Monday, February 2, 2009

BUSH HOGS AND BLACK SKILLETS

I imagine that the boys still have a bush hog kicking around somewhere on the place. Can't mow first mowing of the lawn without one, some years, and they are just the thing for getting that pesky brush out of the way to get to the blackberry brambles, which are little Death Engines themselves.

We also had countless cotton-trailers, combines, beehives, egg-barns (I can still see Maw’s fridge now, laden with Mason jars glinting golden in the light---when you have eggs to spare and it's Angel-Food cake baking---the yolks mount up by the hundreds. (Chess pie, egg custard, coconut pie and pudding, dinner-plate mayonnaise and lemon icebox pie are where orphaned yolks go to live).


There were also coon dogs, a whole mess of Beagles, eighty-four Mallards raised on the little pump-pond, Mr. Plummer's rice ditches to swim in---the unholy red which DS#1's platinum hair turned one summer from the minerals in the water, and my resulting efforts with Clairol Ash Blonde to try to neutralize the glare, are family legend. And someone came home from church with us to Sunday Dinner nearly EVERY Sunday.

We cooked what we raised, canning and freezing and baking and broiling and frying---the old ways and the new recipes, the heirloom seeds and the new-found, exotic fruits and vegetables from faraway lands. Southern cooks seem to have a reputation to uphold, Cream of Soups and Jello salads notwithstanding, and not many folks would refuse a good Southern meal---cholesterol and carbs abounding.

It's all those black skillets, I think, and the sure hands which wield them to such delicious effect---we all have several of the crusty-bottomed beauties, it seems, and they have a history of their own. They're handed down from generation to generation with the reverence accorded Great-Grandmother's parure, coveted and claimed and used with the accord they're due.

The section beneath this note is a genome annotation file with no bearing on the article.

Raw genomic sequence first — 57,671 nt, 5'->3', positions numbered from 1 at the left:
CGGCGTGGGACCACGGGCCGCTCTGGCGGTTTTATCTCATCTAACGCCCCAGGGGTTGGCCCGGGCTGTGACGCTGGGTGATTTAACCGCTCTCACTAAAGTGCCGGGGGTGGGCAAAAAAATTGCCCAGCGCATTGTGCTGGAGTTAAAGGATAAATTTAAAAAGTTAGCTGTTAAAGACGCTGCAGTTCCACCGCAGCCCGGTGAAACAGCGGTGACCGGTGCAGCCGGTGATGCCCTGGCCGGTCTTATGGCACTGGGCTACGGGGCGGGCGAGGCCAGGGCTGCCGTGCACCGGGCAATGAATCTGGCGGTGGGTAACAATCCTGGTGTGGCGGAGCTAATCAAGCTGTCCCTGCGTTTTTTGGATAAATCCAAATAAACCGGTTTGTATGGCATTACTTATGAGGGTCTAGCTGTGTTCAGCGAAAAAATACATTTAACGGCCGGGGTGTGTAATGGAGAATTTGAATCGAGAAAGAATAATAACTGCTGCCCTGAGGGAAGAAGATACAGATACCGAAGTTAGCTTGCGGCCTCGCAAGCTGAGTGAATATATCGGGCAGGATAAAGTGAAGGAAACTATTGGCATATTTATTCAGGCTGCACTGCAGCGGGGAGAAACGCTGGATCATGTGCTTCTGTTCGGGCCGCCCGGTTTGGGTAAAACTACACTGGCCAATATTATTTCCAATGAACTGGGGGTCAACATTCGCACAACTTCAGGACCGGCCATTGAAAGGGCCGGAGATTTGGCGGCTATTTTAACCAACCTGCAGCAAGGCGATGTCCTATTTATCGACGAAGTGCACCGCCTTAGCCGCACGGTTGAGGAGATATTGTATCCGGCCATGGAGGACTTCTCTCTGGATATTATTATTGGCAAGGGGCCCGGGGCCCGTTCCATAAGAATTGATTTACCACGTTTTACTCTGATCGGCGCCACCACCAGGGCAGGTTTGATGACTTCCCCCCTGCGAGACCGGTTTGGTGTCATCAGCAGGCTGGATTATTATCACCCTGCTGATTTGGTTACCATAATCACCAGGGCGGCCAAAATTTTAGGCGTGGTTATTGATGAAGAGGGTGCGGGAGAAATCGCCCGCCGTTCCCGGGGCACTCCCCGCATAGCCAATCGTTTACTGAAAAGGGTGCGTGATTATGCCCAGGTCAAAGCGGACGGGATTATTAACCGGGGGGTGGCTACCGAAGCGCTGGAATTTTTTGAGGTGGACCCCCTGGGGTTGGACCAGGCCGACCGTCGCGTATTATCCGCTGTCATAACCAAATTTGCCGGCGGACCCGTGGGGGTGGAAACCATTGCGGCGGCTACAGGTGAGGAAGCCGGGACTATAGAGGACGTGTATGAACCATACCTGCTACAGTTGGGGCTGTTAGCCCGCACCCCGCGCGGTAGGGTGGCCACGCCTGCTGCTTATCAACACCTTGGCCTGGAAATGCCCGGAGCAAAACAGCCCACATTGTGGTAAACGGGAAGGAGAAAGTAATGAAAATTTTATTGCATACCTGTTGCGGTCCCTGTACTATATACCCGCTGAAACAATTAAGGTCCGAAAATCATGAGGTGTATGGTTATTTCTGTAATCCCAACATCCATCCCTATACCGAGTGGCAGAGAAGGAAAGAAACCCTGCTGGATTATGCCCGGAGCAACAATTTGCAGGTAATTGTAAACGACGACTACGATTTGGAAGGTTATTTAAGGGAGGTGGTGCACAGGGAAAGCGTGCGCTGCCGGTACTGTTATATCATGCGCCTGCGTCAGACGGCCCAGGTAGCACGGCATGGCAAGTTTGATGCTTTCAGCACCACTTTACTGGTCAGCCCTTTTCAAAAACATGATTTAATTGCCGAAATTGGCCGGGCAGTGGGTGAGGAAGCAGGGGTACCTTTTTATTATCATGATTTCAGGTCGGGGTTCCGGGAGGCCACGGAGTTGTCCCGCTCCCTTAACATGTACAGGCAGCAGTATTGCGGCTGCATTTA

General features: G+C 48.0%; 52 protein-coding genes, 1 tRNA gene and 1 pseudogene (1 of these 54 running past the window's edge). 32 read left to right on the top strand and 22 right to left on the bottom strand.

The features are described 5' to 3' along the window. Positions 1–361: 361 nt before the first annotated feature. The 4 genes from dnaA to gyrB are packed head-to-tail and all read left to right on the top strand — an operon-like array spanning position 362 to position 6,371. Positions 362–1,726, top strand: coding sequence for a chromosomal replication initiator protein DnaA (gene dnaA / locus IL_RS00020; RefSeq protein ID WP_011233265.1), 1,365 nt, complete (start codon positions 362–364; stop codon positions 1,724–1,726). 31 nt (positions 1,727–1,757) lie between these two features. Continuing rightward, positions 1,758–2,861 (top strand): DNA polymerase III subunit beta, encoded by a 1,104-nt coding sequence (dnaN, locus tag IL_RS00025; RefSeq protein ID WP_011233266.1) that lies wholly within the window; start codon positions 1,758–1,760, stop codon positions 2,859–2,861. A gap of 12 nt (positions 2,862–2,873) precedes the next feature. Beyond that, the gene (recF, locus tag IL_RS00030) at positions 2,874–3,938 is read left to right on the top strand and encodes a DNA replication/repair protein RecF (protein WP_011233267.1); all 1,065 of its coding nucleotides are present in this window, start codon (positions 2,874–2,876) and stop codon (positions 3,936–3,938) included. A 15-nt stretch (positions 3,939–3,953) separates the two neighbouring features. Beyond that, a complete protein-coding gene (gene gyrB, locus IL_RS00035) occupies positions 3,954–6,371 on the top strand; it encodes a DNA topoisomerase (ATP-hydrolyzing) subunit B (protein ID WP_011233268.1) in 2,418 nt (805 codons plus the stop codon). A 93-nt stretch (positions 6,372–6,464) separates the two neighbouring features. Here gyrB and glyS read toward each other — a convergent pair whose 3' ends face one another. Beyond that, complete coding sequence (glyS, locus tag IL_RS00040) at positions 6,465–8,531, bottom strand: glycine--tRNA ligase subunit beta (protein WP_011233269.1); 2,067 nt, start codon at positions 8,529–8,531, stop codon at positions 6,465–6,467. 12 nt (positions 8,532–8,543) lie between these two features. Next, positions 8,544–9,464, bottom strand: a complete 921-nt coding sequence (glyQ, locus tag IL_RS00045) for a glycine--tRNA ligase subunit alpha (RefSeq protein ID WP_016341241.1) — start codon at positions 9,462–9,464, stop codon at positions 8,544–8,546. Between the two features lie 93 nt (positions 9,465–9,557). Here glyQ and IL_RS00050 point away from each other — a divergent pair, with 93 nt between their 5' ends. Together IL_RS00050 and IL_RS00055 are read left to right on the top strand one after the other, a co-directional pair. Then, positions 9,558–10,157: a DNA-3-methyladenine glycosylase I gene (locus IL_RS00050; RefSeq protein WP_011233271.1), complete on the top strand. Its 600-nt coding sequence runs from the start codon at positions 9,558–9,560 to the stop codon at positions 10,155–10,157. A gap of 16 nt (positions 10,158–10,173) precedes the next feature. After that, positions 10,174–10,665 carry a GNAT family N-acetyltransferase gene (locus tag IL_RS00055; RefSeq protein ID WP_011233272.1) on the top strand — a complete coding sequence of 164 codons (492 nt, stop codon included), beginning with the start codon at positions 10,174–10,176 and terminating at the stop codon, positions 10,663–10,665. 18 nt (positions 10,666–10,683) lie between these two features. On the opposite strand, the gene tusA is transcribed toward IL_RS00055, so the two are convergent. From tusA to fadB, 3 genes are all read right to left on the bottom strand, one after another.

When you're newly married and starting your own home, a gift of a cast-iron skillet is a lovely thing, indeed. But being made a present of a pre-blackened one, long-used by a generation or several of your family---that's akin to a knighthood, a great inheritance, a special gift like no other---better than Great-Great-Grandpa's gold watch-that-he-wore-to-Antietam or Aunt Juadine's recipe box (well, maybe sorta equal to that one).

And when your forebears made their livings on the LAND, with trips to the far-off stores bringing home only the coffee and sugar, with perhaps a twist of precious tea on occasion, the homestuff was what you cooked---from your garden, from the hog lot, from the chicken-yard, from the woods which totally surrounded your homeplace. And when that whole family WORKED the land, from dawn til dusk, coming home dusty and plumb tard out, braising or baking any kind of meat (if you had it) took too much time before the needed sleep. Frying was the quickest way to cook a lot of things, and saved on fuel, besides.

When the only staples left in your larder were lard and flour, you could still make those two old stand-bys---biscuits and gravy; it was just a bonus to be able to fry whatever you could catch, shoot or gather, in order to feed your family.

That’s passed down, like history. Or a ready-blackened skillet.

4 comments:

Keetha said...

The Fiance's cast iron skillet was his grandmother's.

racheld said...

AWWWW! An heirloom!

I told ya----better'n jewelry.

Amy Michele said...

What a pretty photograph. Is that a thistle? Lovely.

racheld said...

Yes, it is---the photo is one Chris made for the cover of a little family book I made for Christmas of 07. I told about it in the very first post of this blog, back in November of last year. This was the reason I chose that one:

"I had planned the name, thinking that I’d get my husband Chris to print up a picture of a golden flower with a fat bee, drunk with sunshine and nectar, buzzing her afternoon away. But after seeing his picture of a butterfly, not collecting for anyone save her own beautiful being, and her perch on a thistle, flower of my beloved Scotland, with the perfect focus and the shades of green and violet and mauve---I knew that was the one. There’s a flower in bud, a mature one feeding the butterfly, and the wisps of a faded one, beauty spent, with seed blowing to new, fertile ground to renew the cycle."

Welcome, Amy!! I hope you'll visit often.